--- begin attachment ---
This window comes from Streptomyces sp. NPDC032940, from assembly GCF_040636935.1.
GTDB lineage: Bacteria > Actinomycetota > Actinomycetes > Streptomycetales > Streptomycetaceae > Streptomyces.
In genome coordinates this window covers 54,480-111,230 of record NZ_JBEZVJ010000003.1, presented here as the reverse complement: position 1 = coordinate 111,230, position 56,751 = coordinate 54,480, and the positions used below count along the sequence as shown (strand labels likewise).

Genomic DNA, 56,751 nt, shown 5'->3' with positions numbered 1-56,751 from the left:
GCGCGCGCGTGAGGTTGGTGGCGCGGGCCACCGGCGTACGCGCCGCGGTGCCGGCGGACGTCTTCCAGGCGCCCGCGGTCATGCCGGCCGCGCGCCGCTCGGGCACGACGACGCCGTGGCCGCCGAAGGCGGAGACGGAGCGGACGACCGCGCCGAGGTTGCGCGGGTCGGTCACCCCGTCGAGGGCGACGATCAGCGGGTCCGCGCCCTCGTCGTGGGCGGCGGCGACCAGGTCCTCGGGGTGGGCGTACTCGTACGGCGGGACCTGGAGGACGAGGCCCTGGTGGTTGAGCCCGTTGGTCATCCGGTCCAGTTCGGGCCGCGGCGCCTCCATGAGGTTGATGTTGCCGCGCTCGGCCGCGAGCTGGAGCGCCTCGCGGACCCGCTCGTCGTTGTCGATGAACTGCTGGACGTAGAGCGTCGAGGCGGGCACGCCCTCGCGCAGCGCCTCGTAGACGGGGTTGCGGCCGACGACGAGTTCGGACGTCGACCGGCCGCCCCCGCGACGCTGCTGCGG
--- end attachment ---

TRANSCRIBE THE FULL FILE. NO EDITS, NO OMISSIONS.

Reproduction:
This window comes from Streptomyces sp. NPDC032940, from assembly GCF_040636935.1.
GTDB lineage: Bacteria > Actinomycetota > Actinomycetes > Streptomycetales > Streptomycetaceae > Streptomyces.
In genome coordinates this window covers 54,480-111,230 of record NZ_JBEZVJ010000003.1, presented here as the reverse complement: position 1 = coordinate 111,230, position 56,751 = coordinate 54,480, and the positions used below count along the sequence as shown (strand labels likewise).

Genomic DNA, 56,751 nt, shown 5'->3' with positions numbered 1-56,751 from the left:
GCGCGCGCGTGAGGTTGGTGGCGCGGGCCACCGGCGTACGCGCCGCGGTGCCGGCGGACGTCTTCCAGGCGCCCGCGGTCATGCCGGCCGCGCGCCGCTCGGGCACGACGACGCCGTGGCCGCCGAAGGCGGAGACGGAGCGGACGACCGCGCCGAGGTTGCGCGGGTCGGTCACCCCGTCGAGGGCGACGATCAGCGGGTCCGCGCCCTCGTCGTGGGCGGCGGCGACCAGGTCCTCGGGGTGGGCGTACTCGTACGGCGGGACCTGGAGGACGAGGCCCTGGTGGTTGAGCCCGTTGGTCATCCGGTCCAGTTCGGGCCGCGGCGCCTCCATGAGGTTGATGTTGCCGCGCTCGGCCGCGAGCTGGAGCGCCTCGCGGACCCGCTCGTCGTTGTCGATGAACTGCTGGACGTAGAGCGTCGAGGCGGGCACGCCCTCGCGCAGCGCCTCGTAGACGGGGTTGCGGCCGACGACGAGTTCGGACGTCGACCGGCCGCCCCCGCGACGCTGCTGCGG